Wednesday, August 29, 2018


Canine Influenza Virus has spread to Massachusetts, as there was a documented case in Boston last week. As your pet’s veterinarian,  we want you to know the facts and how to prevent Canine Influenza Virus (CIV).

Much like kennel cough, CIV is a highly contagious, airborne disease that causes inflammation of the upper respiratory tract in dogs. This results in coughing, fever, lethargy, loss of appetite, and nasal discharge. Most dogs will recover without incident within 7 to 10 days. Canine influenza is not transmissible to other species of animals including humans and cats. 

Risk factors for dogs contracting influenza include boarding, day care, grooming, and visiting dog parks.  There is a vaccine available helps protect against the two most common strains of canine influenza, and it’s called a bivalent vaccine.  Not every canine influenza vaccine protects against both known-strains, and vaccination should be discussed with your veterinary team.  As with any influenza vaccine, your dog may still contract canine influenza even after receiving the vaccine. However, the symptoms and risk of complications will be significantly decreased.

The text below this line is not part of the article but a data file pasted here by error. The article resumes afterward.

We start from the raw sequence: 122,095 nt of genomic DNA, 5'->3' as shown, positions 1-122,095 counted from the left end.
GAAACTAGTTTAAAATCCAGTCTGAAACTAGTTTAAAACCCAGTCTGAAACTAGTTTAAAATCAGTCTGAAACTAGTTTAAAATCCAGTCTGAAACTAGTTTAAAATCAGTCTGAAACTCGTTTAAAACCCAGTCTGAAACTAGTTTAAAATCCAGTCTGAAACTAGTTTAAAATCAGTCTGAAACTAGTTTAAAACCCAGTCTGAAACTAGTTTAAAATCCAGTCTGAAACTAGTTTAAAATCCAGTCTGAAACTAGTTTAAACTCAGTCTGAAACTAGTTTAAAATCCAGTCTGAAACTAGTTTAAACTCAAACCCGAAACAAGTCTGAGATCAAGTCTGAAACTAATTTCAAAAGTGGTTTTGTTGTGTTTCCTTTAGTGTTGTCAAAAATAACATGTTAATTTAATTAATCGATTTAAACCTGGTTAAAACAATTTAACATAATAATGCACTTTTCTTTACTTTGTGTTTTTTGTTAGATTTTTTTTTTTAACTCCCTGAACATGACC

According to Dr. Carey, DVM, PhD, DACVIM, the Director at Angell Animal Medical Center in Boston, 100% of nonvaccinated dogs exposed to the new strain (H3N2) of CIV will be infected with 80% showing clinical signs if exposed.  We strongly urge all dogs in daycare, boarding, or frequent grooming or travel to be vaccinated. 

The initial series is two boosters given three to four weeks apart, then yearly as needed.  There are few serious side effects to the vaccine beyond injection site soreness and lethargy.  

If your dog has been examined by one of our veterinarians in the last year, you can stop by at any time to get them vaccinated against Canine Influenza as a tech visit. No appointment needed.